A wealthy but neurotic Southern belle finds herself trapped in the hideout of a gang of vicious bootleggers. The gang's leader lusts after her, and is determined not to let anything stand in the way of his having her.
Jack La Rue
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"They Drive By Night" (not to be confused with the Bogart) had a rare showing in a New York theater in 2009, as part of a series on British film noir. The only reason the theater screening matters is because of crowd reaction. And the reaction to this film, especially the final sequences, was absolutely joyous.
The movie is at least 2/3rds over before one of the main characters appears, the former schoolmaster Walter Hoover, played by the unbelievably urbane, stick-figure-thin Ernest Thesiger. The camera starts on his hands, so you only see what he's doing-- pasting newspaper clippings about lurid murders into a scrapbook-- but when his face is finally revealed, the whole audience seemed to sit a bit straighter, and we stayed that way through the end, reacting with open delight to this character's every movement, his every phrase.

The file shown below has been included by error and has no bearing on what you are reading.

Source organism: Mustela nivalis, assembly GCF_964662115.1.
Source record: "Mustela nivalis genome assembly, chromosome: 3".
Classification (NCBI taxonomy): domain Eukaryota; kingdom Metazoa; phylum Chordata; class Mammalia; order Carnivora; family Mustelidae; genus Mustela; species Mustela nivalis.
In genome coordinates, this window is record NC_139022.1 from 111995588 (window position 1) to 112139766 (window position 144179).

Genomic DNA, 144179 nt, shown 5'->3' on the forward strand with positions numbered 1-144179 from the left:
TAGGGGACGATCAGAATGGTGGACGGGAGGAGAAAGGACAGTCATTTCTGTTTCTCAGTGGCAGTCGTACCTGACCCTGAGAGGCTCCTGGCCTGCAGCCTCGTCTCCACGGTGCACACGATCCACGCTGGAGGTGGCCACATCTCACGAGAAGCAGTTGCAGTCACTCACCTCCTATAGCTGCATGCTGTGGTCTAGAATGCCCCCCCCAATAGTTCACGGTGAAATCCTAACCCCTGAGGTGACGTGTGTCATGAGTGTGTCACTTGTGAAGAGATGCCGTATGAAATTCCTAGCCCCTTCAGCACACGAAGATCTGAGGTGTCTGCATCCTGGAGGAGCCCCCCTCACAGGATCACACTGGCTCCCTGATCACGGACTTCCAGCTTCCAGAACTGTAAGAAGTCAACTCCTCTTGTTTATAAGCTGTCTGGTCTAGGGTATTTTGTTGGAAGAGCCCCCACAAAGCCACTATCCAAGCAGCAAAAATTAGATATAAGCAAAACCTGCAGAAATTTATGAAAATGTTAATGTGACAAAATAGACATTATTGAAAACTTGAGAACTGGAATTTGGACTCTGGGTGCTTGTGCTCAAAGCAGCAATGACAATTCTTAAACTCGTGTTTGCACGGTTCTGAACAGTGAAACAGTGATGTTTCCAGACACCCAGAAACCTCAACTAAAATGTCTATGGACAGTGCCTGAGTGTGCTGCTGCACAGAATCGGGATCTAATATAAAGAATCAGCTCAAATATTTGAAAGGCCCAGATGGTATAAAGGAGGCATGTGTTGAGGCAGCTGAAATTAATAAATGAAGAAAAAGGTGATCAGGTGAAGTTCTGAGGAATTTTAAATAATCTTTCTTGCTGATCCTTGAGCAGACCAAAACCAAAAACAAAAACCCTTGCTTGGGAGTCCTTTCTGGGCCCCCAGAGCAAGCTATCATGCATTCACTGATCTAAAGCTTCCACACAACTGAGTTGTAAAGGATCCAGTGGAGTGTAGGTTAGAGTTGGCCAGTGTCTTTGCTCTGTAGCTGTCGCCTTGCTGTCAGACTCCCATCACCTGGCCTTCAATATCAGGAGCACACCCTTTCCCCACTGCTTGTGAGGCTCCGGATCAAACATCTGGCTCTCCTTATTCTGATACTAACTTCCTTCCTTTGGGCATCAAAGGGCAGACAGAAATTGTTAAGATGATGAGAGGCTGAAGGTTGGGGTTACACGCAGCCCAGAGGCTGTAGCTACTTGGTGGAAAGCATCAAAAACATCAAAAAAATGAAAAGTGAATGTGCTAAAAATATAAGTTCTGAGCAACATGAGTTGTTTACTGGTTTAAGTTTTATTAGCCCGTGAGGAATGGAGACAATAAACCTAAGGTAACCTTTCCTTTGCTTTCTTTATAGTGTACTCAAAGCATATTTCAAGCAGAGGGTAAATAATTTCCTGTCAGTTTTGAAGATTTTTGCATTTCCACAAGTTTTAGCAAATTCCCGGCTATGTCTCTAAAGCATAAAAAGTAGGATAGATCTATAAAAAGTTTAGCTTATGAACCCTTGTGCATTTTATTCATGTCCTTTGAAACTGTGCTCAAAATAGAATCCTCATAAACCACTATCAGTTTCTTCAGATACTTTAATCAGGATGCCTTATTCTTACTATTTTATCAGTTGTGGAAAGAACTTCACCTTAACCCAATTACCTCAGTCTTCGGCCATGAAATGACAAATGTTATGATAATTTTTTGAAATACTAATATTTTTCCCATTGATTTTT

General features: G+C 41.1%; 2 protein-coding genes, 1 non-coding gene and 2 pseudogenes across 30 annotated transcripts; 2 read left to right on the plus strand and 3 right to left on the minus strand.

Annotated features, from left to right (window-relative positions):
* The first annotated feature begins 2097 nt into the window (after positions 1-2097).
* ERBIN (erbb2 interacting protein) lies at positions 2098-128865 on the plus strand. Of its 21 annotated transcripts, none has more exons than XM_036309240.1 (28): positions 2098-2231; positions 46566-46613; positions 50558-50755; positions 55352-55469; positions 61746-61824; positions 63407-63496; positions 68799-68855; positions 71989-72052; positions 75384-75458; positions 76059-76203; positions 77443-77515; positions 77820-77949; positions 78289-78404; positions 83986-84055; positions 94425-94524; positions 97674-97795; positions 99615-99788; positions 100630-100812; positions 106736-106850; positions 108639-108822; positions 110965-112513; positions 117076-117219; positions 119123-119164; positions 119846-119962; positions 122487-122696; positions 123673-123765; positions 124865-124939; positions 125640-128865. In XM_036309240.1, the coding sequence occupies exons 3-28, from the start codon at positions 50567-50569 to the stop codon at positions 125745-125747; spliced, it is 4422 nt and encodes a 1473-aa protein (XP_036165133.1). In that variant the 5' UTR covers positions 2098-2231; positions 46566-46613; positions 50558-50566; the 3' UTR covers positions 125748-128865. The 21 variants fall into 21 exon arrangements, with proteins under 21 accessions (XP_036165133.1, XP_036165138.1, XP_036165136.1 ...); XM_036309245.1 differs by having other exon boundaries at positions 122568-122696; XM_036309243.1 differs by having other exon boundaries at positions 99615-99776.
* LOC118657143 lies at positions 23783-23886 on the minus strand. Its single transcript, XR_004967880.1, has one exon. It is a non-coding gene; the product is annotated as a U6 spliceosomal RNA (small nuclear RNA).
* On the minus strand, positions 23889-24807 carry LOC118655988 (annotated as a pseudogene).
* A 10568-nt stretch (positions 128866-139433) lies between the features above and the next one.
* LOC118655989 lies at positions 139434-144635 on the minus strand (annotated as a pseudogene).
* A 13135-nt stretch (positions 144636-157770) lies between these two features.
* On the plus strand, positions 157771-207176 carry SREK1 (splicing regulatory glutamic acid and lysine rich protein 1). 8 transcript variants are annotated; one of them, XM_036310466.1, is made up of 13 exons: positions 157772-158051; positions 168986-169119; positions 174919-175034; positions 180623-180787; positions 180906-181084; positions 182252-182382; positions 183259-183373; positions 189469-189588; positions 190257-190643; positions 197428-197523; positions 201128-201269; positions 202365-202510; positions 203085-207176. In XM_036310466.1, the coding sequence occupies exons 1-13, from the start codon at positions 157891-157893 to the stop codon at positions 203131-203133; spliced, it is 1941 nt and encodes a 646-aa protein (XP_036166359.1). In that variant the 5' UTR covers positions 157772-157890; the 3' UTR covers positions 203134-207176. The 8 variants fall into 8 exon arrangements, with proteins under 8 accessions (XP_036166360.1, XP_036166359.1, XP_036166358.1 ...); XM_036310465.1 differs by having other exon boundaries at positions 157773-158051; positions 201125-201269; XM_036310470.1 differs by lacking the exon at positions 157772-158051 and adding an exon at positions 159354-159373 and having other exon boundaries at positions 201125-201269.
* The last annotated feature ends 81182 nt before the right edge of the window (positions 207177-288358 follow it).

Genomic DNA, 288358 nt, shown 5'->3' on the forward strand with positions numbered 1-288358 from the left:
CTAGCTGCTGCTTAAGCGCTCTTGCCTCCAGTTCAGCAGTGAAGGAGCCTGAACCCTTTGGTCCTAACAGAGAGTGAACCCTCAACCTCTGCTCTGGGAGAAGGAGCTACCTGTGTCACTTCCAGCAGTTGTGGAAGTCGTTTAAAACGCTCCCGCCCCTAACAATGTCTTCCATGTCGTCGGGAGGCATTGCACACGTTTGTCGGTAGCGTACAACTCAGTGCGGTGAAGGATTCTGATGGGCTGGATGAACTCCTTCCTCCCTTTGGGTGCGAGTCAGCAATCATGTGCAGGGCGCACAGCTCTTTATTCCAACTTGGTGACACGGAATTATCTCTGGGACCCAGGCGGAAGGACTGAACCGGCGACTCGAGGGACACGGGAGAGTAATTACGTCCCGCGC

I mean to take nothing away from the star of the film, Emlyn Williams (who wrote almost as many films as he starred in), but Ernest Thesiger was capable of turning a lousy movie into a watchable one, and a good movie into an unforgettable one. This is definitely the latter.
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